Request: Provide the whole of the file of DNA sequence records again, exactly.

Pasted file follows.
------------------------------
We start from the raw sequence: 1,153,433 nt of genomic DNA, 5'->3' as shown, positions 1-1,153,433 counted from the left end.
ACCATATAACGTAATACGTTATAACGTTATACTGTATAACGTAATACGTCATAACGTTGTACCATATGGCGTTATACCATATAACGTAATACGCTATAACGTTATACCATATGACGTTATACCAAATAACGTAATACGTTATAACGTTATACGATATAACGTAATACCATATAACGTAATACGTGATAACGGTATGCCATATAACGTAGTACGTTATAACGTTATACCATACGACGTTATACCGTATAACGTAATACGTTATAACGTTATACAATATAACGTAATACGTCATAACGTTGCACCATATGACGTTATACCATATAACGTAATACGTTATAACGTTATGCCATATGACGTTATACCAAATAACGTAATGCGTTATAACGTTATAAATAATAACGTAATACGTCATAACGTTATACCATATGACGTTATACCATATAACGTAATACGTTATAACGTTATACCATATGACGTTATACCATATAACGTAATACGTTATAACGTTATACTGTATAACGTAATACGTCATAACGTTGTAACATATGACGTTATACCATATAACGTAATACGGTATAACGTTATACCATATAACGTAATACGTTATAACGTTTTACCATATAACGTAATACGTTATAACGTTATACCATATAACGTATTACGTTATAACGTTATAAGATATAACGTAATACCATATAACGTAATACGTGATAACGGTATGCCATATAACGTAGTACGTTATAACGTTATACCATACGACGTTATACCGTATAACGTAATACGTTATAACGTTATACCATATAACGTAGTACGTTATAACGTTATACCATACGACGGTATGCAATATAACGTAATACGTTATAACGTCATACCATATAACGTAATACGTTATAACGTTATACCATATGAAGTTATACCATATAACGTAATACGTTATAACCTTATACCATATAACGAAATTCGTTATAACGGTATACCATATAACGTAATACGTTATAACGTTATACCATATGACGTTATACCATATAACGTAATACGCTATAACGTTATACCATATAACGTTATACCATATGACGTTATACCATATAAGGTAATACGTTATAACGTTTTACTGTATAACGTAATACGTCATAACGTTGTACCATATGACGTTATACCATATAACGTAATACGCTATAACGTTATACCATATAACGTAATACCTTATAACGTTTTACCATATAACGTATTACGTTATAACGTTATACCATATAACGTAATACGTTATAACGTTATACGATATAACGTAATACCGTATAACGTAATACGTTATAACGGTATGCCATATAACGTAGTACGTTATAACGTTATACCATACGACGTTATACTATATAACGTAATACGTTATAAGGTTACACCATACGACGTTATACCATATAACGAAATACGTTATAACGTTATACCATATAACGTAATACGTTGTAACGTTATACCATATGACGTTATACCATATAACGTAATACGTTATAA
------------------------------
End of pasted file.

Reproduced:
We start from the raw sequence: 1,153,433 nt of genomic DNA, 5'->3' as shown, positions 1-1,153,433 counted from the left end.
ACCATATAACGTAATACGTTATAACGTTATACTGTATAACGTAATACGTCATAACGTTGTACCATATGGCGTTATACCATATAACGTAATACGCTATAACGTTATACCATATGACGTTATACCAAATAACGTAATACGTTATAACGTTATACGATATAACGTAATACCATATAACGTAATACGTGATAACGGTATGCCATATAACGTAGTACGTTATAACGTTATACCATACGACGTTATACCGTATAACGTAATACGTTATAACGTTATACAATATAACGTAATACGTCATAACGTTGCACCATATGACGTTATACCATATAACGTAATACGTTATAACGTTATGCCATATGACGTTATACCAAATAACGTAATGCGTTATAACGTTATAAATAATAACGTAATACGTCATAACGTTATACCATATGACGTTATACCATATAACGTAATACGTTATAACGTTATACCATATGACGTTATACCATATAACGTAATACGTTATAACGTTATACTGTATAACGTAATACGTCATAACGTTGTAACATATGACGTTATACCATATAACGTAATACGGTATAACGTTATACCATATAACGTAATACGTTATAACGTTTTACCATATAACGTAATACGTTATAACGTTATACCATATAACGTATTACGTTATAACGTTATAAGATATAACGTAATACCATATAACGTAATACGTGATAACGGTATGCCATATAACGTAGTACGTTATAACGTTATACCATACGACGTTATACCGTATAACGTAATACGTTATAACGTTATACCATATAACGTAGTACGTTATAACGTTATACCATACGACGGTATGCAATATAACGTAATACGTTATAACGTCATACCATATAACGTAATACGTTATAACGTTATACCATATGAAGTTATACCATATAACGTAATACGTTATAACCTTATACCATATAACGAAATTCGTTATAACGGTATACCATATAACGTAATACGTTATAACGTTATACCATATGACGTTATACCATATAACGTAATACGCTATAACGTTATACCATATAACGTTATACCATATGACGTTATACCATATAAGGTAATACGTTATAACGTTTTACTGTATAACGTAATACGTCATAACGTTGTACCATATGACGTTATACCATATAACGTAATACGCTATAACGTTATACCATATAACGTAATACCTTATAACGTTTTACCATATAACGTATTACGTTATAACGTTATACCATATAACGTAATACGTTATAACGTTATACGATATAACGTAATACCGTATAACGTAATACGTTATAACGGTATGCCATATAACGTAGTACGTTATAACGTTATACCATACGACGTTATACTATATAACGTAATACGTTATAAGGTTACACCATACGACGTTATACCATATAACGAAATACGTTATAACGTTATACCATATAACGTAATACGTTGTAACGTTATACCATATGACGTTATACCATATAACGTAATACGTTATAA